Regulator 200 includes regulator controller 201, driver DR1, driver DR2, inductor L1, resistor R1, resistor R2, output capacitor Cout, main switch 210, and synchronous switch 211. Main switch 210 includes transistor M0. Synchronous switch 211 includes transistor M1.
Driver D1 is arranged to provide driver output signal DOUT1 to drive transistor M0 based on switch control signal SCTL. Similarly, driver D2 is arranged to provide driver output signal DOUT2 to drive transistor M1 based on synchronous switch control signal SSCTL. Inductor current L1 is arranged to provide inductor current IL based on the voltage drop across it. Capacitor Cout is arranged to provide output voltage Cout based, in part, on inductor current IL. Resistors R1 and R2 are arranged as a voltage divider to provide feedback voltage FB from output voltage Vout. Zero-cross detection circuit ZX is arranged to receive switch node voltage SW.
Typically, during synchronously-rectified regulation, regulator 200 operates in continuous conduction mode (CCM), and during non-synchronously-rectified regulation, regulator 200 operates in discontinuous conduction mode (DCM). Accordingly, the transition from non-synchronously-rectified regulation to synchronously-rectified regulation is also a transition from DCM to CCM.
Error amplifier A1 is an error amplifier that receives feedback voltage FB and reference voltage Ref and provide error signal ERR. Although
Inverter INV1 is arranged to provide signal SCTLB from signal SCTL by inverting signal SCTL. Non-synchronous rectification synchronous switch control circuit 352 is arranged to provide signal SSCTLA, which is the signal to be used for signal SSCTL during non-synchronous rectification. In some embodiments, signal SSCTLA is simply 0V so that the synchronous switch remains open throughout non-synchronous rectification. In other embodiments, during non-synchronous rectification, the synchronous switch is off whenever the main switch is on, and the synchronous switch is on whenever the main switch is off and the inductor current is greater than a pre-determined current value that is at or relatively near zero.
Multiplexer 353 is arranged to provide signal SSCTL based on multiplexing of signals SSCTLA and SCTLB, where the multiplexing is done based on signal CCM. If signal CCM is asserted, then signal SCTLB is provided as signal SSCTL. Alternatively, if signal CCM is not asserted, then signal SSCTLA is provided as signal SSCTL.
State machine 351 is arranged to provide signal CCM based on signals SCTL, POR, SSDONE, and ZX. In some embodiments, state machine 351 operates as follows. When signal POR is asserted, signal CCM is de-asserted. If signal CCM is de-asserted, then signal CCM is asserted if signal SSDONE is asserted, and for a pre-determined period of time after SSDONE is asserted, signal ZX is not asserted. In one embodiment, the pre-determined period of time is one switching cycle of the switching regulation (i.e. one cycle of signal CLK). In other embodiments, the pre-determined period of time may be two or more switching cycles.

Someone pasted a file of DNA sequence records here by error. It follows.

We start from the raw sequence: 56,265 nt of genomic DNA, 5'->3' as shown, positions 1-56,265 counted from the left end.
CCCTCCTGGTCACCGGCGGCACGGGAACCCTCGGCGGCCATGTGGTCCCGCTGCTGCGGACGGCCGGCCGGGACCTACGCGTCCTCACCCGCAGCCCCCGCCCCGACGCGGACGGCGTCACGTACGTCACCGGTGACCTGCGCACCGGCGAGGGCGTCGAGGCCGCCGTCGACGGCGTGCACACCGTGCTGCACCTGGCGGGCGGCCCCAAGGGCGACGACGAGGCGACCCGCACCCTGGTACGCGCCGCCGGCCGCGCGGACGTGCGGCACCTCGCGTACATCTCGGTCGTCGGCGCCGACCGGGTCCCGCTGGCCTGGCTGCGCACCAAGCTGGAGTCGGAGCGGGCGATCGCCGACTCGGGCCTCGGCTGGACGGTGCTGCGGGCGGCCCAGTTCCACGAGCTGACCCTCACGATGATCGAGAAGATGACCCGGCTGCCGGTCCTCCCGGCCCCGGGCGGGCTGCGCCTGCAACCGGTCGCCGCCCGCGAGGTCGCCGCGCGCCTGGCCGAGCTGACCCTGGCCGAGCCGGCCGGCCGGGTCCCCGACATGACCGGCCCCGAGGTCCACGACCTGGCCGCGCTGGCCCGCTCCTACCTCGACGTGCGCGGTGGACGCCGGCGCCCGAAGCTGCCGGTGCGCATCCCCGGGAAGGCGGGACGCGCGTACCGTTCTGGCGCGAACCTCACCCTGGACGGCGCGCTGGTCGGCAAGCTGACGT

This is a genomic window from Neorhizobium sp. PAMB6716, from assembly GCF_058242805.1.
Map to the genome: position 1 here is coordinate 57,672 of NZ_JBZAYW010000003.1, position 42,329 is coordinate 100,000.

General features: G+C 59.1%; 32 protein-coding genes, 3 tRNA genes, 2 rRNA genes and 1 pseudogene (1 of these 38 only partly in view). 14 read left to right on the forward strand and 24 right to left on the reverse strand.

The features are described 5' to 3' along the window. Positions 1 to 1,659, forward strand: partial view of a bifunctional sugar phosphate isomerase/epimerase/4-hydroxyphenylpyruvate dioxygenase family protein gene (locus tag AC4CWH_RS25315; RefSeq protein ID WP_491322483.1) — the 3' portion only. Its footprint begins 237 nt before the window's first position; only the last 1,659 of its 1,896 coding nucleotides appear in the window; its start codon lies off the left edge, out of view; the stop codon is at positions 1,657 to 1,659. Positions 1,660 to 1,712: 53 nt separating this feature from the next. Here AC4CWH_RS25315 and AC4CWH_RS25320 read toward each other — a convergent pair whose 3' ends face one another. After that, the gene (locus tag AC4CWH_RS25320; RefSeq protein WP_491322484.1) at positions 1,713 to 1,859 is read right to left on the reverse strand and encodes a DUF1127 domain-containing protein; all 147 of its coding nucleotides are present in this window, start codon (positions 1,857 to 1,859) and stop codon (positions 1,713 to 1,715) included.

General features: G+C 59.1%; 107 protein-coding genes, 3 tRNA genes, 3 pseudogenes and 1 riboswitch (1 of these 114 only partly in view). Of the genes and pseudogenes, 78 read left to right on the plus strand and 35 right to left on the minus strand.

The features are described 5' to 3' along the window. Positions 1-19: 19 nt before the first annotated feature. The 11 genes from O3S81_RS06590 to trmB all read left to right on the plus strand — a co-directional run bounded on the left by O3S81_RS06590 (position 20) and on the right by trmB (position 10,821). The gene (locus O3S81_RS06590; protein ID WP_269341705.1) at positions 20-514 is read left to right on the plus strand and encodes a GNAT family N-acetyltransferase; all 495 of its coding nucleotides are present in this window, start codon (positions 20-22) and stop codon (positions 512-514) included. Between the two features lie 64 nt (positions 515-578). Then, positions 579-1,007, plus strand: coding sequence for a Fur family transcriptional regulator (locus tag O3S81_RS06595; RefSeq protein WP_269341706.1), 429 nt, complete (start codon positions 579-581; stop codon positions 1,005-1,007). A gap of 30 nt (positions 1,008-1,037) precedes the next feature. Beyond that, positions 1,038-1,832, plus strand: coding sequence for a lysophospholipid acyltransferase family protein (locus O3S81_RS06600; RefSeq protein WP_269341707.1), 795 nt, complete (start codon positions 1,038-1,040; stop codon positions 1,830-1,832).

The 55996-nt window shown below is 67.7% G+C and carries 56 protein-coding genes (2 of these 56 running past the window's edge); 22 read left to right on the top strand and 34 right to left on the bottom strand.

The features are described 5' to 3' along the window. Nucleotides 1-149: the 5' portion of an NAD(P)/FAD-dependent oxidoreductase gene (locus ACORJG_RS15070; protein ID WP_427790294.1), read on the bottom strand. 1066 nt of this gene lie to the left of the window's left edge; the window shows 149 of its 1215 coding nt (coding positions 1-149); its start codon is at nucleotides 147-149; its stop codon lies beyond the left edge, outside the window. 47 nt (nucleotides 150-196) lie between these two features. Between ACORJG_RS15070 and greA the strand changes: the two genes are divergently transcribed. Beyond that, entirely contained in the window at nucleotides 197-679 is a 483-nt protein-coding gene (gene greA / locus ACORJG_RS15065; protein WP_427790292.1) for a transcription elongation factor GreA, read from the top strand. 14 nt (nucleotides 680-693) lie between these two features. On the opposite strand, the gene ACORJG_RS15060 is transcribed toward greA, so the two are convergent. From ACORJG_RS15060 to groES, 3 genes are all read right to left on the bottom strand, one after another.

As discussed above, non-synchronously-rectified regulation is used at power-on reset. However, in some embodiments, there may be other conditions, such as fault conditions, when regulation is changed from synchronously-rectified regulation to non-synchronously-rectified regulation. In these embodiments, transitioning from non-synchronously-rectified regulation to synchronously-rectified regulation happens in a similar manner—i.e., when signal SSDONE is asserted, and one full switching cycle occurs with no zero-cross of the inductor current.
In some embodiments, a fault condition such as an over-current protection condition causes a reset, in which the regulator controller re-starts, and soft-start resumes again with the reference voltage ramping upward from 0V. In these embodiments, when the reset occurs, the regulation is changed from synchronously-rectified regulation to non-synchronously-rectified regulation, and the start-up proceeds in the same way as a power-on reset. In other embodiments, a fault condition such as an over-current protection event instead causes frequency-foldback to occur. In these embodiments, when the frequency-foldback begins, the regulation changes from non-synchronously-rectified regulation to synchronously-rectified regulation. During frequency-foldback, the switching frequency and the reference voltage are decreased as long as the fault condition remains, and gradually incremented when the fault condition is no longer detected. When the fault condition ends, in some of these embodiments, signal SSDONE is asserted when reference voltage returns to its steady-state value. In other embodiments, signal SSDONE is asserted when the soft-start voltage reaches 150% of the steady-state value.